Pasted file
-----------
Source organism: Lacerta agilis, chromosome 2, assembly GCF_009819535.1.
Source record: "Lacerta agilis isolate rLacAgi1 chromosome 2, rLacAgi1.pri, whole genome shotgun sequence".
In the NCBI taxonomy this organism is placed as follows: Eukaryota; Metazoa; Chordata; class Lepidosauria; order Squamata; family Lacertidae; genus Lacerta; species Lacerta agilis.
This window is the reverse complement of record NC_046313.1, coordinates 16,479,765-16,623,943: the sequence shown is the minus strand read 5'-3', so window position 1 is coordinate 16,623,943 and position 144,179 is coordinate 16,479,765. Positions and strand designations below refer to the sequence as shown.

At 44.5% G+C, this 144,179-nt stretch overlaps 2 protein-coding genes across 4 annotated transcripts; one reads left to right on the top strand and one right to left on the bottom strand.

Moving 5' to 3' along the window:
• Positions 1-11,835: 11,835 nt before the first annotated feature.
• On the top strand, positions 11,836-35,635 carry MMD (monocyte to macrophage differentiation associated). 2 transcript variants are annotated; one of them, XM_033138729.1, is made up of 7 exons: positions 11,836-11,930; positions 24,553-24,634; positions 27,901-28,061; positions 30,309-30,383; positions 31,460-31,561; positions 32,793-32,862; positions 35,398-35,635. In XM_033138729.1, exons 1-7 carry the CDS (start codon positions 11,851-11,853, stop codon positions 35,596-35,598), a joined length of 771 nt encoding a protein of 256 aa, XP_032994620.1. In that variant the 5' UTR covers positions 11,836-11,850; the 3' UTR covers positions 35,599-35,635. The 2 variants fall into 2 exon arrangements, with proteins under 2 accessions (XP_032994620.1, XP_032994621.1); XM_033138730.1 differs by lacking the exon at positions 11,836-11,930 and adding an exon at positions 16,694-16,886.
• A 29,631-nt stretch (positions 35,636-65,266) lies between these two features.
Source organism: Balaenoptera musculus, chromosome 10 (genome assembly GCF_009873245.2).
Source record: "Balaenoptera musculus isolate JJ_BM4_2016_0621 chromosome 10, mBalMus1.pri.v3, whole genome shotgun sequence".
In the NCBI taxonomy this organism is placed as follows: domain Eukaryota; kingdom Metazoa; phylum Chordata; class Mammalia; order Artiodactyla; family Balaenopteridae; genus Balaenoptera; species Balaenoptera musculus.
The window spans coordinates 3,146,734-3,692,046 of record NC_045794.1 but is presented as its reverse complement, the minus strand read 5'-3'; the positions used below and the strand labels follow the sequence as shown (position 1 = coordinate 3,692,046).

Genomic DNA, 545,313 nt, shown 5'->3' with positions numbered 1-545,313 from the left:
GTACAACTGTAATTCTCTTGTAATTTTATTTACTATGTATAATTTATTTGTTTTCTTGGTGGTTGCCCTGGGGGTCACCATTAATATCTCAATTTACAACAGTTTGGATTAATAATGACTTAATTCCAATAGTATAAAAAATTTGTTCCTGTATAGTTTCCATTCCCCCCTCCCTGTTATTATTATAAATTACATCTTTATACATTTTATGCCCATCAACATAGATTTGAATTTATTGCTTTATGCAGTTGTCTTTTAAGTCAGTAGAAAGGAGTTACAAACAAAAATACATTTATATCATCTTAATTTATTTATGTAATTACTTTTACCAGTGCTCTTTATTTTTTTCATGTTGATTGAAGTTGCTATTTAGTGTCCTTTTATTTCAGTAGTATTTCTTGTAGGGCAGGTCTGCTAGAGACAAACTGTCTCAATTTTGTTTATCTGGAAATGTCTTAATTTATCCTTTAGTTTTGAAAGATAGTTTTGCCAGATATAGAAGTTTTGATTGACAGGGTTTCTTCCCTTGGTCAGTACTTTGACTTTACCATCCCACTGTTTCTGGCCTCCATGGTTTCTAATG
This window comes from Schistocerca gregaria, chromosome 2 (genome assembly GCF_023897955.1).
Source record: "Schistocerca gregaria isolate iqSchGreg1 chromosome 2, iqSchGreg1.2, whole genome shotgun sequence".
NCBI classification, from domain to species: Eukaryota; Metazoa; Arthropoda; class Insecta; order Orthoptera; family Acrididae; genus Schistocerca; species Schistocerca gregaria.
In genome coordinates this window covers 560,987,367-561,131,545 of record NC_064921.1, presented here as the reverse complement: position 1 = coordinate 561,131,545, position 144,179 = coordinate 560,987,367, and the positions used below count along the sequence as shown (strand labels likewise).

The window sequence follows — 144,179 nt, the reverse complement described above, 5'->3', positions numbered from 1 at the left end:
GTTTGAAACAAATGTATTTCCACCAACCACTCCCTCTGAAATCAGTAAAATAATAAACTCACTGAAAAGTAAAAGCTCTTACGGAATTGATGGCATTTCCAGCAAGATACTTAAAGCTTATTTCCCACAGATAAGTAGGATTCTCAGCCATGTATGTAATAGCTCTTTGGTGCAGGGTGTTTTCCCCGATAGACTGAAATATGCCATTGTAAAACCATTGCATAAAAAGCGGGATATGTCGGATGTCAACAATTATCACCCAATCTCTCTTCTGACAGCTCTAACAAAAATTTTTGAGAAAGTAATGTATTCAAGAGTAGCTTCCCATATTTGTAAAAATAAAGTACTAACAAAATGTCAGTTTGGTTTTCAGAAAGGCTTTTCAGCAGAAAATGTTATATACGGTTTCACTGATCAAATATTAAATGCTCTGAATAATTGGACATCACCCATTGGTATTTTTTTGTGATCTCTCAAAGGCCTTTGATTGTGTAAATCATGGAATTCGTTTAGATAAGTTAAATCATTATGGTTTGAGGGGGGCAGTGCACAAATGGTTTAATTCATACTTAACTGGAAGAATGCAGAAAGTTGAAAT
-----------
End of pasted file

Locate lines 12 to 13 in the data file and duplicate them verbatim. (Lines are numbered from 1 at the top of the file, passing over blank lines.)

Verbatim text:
In the NCBI taxonomy this organism is placed as follows: domain Eukaryota; kingdom Metazoa; phylum Chordata; class Mammalia; order Artiodactyla; family Balaenopteridae; genus Balaenoptera; species Balaenoptera musculus.
The window spans coordinates 3,146,734-3,692,046 of record NC_045794.1 but is presented as its reverse complement, the minus strand read 5'-3'; the positions used below and the strand labels follow the sequence as shown (position 1 = coordinate 3,692,046).